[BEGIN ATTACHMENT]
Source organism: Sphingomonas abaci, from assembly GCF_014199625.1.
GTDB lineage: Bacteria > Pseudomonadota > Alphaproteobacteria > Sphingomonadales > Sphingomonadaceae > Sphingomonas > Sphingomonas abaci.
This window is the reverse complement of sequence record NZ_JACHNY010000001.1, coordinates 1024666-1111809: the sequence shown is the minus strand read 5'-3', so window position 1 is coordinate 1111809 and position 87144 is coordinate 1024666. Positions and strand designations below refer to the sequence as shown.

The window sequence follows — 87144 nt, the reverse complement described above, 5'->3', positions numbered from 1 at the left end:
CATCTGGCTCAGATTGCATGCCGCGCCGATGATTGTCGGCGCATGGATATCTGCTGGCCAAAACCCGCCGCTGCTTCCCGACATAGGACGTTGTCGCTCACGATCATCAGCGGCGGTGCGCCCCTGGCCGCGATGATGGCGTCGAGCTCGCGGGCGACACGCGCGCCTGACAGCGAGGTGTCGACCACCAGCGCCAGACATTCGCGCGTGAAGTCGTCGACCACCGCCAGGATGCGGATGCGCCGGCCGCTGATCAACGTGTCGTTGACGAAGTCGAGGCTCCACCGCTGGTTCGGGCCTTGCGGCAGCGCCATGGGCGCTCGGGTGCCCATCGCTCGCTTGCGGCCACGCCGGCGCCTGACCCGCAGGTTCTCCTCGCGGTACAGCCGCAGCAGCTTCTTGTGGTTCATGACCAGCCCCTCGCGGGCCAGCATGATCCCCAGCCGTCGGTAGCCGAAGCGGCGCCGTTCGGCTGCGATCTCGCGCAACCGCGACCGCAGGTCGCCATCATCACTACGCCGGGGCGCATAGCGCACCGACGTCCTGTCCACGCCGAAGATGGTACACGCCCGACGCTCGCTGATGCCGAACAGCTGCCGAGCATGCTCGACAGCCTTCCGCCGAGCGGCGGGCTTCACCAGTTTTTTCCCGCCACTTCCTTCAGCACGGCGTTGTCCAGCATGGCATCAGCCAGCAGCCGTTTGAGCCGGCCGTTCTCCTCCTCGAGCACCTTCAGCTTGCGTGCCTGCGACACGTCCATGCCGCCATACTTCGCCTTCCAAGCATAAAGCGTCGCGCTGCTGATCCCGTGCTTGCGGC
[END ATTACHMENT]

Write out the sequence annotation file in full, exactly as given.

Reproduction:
Source organism: Sphingomonas abaci, from assembly GCF_014199625.1.
GTDB lineage: Bacteria > Pseudomonadota > Alphaproteobacteria > Sphingomonadales > Sphingomonadaceae > Sphingomonas > Sphingomonas abaci.
This window is the reverse complement of sequence record NZ_JACHNY010000001.1, coordinates 1024666-1111809: the sequence shown is the minus strand read 5'-3', so window position 1 is coordinate 1111809 and position 87144 is coordinate 1024666. Positions and strand designations below refer to the sequence as shown.

The window sequence follows — 87144 nt, the reverse complement described above, 5'->3', positions numbered from 1 at the left end:
CATCTGGCTCAGATTGCATGCCGCGCCGATGATTGTCGGCGCATGGATATCTGCTGGCCAAAACCCGCCGCTGCTTCCCGACATAGGACGTTGTCGCTCACGATCATCAGCGGCGGTGCGCCCCTGGCCGCGATGATGGCGTCGAGCTCGCGGGCGACACGCGCGCCTGACAGCGAGGTGTCGACCACCAGCGCCAGACATTCGCGCGTGAAGTCGTCGACCACCGCCAGGATGCGGATGCGCCGGCCGCTGATCAACGTGTCGTTGACGAAGTCGAGGCTCCACCGCTGGTTCGGGCCTTGCGGCAGCGCCATGGGCGCTCGGGTGCCCATCGCTCGCTTGCGGCCACGCCGGCGCCTGACCCGCAGGTTCTCCTCGCGGTACAGCCGCAGCAGCTTCTTGTGGTTCATGACCAGCCCCTCGCGGGCCAGCATGATCCCCAGCCGTCGGTAGCCGAAGCGGCGCCGTTCGGCTGCGATCTCGCGCAACCGCGACCGCAGGTCGCCATCATCACTACGCCGGGGCGCATAGCGCACCGACGTCCTGTCCACGCCGAAGATGGTACACGCCCGACGCTCGCTGATGCCGAACAGCTGCCGAGCATGCTCGACAGCCTTCCGCCGAGCGGCGGGCTTCACCAGTTTTTTCCCGCCACTTCCTTCAGCACGGCGTTGTCCAGCATGGCATCAGCCAGCAGCCGTTTGAGCCGGCCGTTCTCCTCCTCGAGCACCTTCAGCTTGCGTGCCTGCGACACGTCCATGCCGCCATACTTCGCCTTCCAAGCATAAAGCGTCGCGCTGCTGATCCCGTGCTTGCGGC